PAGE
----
A little more DLL hell today in VS2005 and how it affected my ClickOnce deployment

I have an application with lots of projects in it.The main project, which compiles to the EXE has references to two Janus assemblies and to one of my own assemblies (the dll, not the project). Additionally, I have about 15 assemblies that use these components and point to their dll’s in the same location as the main exe does. Somehow, something got out of whack and in design mode the main exe couldn’t “find” these 3 assemblies. I got that fixed and at the same time had to make some different changes to two of the other assemblies. After doing my update via clickonce, I couldn’t load these two assemblies in the application on client machines. I did a lot of recompiling and redeploying of specific assemblies so that I could continue with my minimal impact ClickOnce update.This means that I don’t republish and redploy the ENTIRE application, but can just move only the assembies I need to the webserver and recreate the manifests there. (I need to write an article on this).

When I tried to access the functions that loaded these assemblies, there was an error complaining about matching assemblies listed in the manifest.

“The located assesmbly’s manifest definition does not match the assembly reference”

When I opened up these projects in VS2005 and looked at the references, those three assemblies had this “<system could not find the reference specified>” in the value where the path should have been.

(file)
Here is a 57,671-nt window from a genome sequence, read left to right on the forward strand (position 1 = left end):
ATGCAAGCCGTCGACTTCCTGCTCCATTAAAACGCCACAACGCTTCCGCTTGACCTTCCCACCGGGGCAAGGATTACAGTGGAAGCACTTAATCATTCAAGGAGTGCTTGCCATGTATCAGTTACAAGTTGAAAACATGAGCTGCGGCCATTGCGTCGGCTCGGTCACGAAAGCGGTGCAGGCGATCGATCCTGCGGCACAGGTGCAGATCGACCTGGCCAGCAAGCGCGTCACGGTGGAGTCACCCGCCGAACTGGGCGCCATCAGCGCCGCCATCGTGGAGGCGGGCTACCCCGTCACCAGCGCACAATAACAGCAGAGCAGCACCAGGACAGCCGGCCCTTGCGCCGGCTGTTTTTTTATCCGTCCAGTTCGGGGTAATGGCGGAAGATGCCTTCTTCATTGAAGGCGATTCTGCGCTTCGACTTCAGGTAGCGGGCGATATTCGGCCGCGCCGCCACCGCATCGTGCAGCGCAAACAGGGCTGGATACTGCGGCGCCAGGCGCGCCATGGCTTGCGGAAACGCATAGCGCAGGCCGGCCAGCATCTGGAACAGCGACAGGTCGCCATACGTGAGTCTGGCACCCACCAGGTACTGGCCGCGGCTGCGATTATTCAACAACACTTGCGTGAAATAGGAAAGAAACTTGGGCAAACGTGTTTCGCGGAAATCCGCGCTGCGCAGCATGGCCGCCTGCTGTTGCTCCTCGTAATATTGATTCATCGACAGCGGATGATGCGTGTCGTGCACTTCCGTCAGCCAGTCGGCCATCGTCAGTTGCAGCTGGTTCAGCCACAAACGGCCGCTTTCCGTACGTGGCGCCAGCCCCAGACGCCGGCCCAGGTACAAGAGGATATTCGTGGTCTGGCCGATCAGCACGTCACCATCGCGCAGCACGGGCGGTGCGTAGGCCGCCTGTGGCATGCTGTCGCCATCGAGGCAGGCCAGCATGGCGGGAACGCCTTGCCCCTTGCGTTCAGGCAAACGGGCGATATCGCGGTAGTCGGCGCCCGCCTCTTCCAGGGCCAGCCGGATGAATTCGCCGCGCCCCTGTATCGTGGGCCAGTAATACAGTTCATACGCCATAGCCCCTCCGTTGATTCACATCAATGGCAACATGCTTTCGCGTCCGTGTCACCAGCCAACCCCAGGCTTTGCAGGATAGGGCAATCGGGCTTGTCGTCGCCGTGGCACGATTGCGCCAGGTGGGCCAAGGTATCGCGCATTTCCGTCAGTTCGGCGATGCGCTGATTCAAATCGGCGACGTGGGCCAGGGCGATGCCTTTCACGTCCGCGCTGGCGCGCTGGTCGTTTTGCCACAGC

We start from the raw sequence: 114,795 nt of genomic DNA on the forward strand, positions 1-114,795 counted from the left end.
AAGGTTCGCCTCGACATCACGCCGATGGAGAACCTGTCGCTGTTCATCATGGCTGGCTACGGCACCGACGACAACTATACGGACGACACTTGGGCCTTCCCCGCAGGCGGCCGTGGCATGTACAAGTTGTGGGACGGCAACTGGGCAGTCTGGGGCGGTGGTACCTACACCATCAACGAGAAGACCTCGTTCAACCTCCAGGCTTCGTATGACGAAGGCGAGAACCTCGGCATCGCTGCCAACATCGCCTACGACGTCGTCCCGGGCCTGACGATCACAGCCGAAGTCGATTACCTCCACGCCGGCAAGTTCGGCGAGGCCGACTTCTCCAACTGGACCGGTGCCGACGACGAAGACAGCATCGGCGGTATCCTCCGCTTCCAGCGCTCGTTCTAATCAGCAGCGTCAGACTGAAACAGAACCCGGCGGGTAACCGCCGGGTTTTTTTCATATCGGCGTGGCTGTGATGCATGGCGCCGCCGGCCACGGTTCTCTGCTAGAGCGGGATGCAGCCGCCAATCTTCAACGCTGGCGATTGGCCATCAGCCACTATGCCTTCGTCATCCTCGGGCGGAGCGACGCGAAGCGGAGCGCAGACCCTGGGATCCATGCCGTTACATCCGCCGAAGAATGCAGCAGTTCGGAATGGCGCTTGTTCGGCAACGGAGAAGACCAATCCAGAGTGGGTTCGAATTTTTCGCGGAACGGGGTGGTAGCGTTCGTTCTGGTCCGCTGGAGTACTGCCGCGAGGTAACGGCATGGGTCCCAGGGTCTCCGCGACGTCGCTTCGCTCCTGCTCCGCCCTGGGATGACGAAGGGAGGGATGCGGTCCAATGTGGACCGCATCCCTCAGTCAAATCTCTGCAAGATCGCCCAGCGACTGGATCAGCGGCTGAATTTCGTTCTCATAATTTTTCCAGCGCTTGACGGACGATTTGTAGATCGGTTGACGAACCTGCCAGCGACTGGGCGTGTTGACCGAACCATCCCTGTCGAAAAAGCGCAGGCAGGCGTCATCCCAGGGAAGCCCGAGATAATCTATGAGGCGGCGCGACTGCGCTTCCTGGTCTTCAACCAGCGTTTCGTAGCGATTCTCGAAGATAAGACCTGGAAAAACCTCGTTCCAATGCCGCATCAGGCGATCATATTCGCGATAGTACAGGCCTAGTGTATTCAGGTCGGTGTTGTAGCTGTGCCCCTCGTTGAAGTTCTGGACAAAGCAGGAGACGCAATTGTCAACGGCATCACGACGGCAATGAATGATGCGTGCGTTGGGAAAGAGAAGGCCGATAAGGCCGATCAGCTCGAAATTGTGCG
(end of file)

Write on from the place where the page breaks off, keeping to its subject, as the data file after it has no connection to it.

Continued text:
So, I had to load up every one of these projects and in each one, remove the existing refs to those 3 assembiles and re-add them in.

Then I rebuilt the entire solution and had to run the full publish utility on my development machine and redeploy the entire application to the web server – a two part process. Two-part, because the dynamic assemblies do not get picked up by the publish tool. I have to deploy the results of the publish, then copy that folder into a new folder (next version number), add all of the dynamic dll’s, then rebuild the manifests. (That’s part of the trick I will write about in the aforementioned article.) The whole app is about 11MB. Copying this over VPN with 350K upload speed takes longer than I have patience for, but that’s life.

Nevertheless, after a lot of copying, pastng, manifest buildng adn testing, I was able to get the whole re-jiggered app deployed without requiring the dreaded un-install. The end-users won’t even notice a thing tomorrow morning when they get back to work.

 

 

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